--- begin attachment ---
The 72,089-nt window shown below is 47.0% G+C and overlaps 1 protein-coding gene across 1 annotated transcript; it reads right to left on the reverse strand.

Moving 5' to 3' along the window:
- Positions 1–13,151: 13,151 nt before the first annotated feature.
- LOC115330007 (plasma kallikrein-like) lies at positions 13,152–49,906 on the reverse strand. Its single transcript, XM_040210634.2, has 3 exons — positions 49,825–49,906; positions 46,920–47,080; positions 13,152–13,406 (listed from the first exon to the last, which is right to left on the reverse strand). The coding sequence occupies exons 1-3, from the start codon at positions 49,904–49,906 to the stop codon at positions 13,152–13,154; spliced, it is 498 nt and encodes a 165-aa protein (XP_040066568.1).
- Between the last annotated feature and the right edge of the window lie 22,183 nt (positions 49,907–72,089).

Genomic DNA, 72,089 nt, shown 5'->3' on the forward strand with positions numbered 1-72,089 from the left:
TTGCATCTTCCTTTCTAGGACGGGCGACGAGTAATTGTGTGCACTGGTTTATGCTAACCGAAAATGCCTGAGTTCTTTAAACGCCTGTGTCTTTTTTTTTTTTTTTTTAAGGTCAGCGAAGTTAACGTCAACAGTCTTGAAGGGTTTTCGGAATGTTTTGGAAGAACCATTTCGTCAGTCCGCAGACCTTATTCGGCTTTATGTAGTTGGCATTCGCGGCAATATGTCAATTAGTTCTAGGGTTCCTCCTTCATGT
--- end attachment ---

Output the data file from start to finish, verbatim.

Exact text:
The 72,089-nt window shown below is 47.0% G+C and overlaps 1 protein-coding gene across 1 annotated transcript; it reads right to left on the reverse strand.

Moving 5' to 3' along the window:
- Positions 1–13,151: 13,151 nt before the first annotated feature.
- LOC115330007 (plasma kallikrein-like) lies at positions 13,152–49,906 on the reverse strand. Its single transcript, XM_040210634.2, has 3 exons — positions 49,825–49,906; positions 46,920–47,080; positions 13,152–13,406 (listed from the first exon to the last, which is right to left on the reverse strand). The coding sequence occupies exons 1-3, from the start codon at positions 49,904–49,906 to the stop codon at positions 13,152–13,154; spliced, it is 498 nt and encodes a 165-aa protein (XP_040066568.1).
- Between the last annotated feature and the right edge of the window lie 22,183 nt (positions 49,907–72,089).

Genomic DNA, 72,089 nt, shown 5'->3' on the forward strand with positions numbered 1-72,089 from the left:
TTGCATCTTCCTTTCTAGGACGGGCGACGAGTAATTGTGTGCACTGGTTTATGCTAACCGAAAATGCCTGAGTTCTTTAAACGCCTGTGTCTTTTTTTTTTTTTTTTTAAGGTCAGCGAAGTTAACGTCAACAGTCTTGAAGGGTTTTCGGAATGTTTTGGAAGAACCATTTCGTCAGTCCGCAGACCTTATTCGGCTTTATGTAGTTGGCATTCGCGGCAATATGTCAATTAGTTCTAGGGTTCCTCCTTCATGT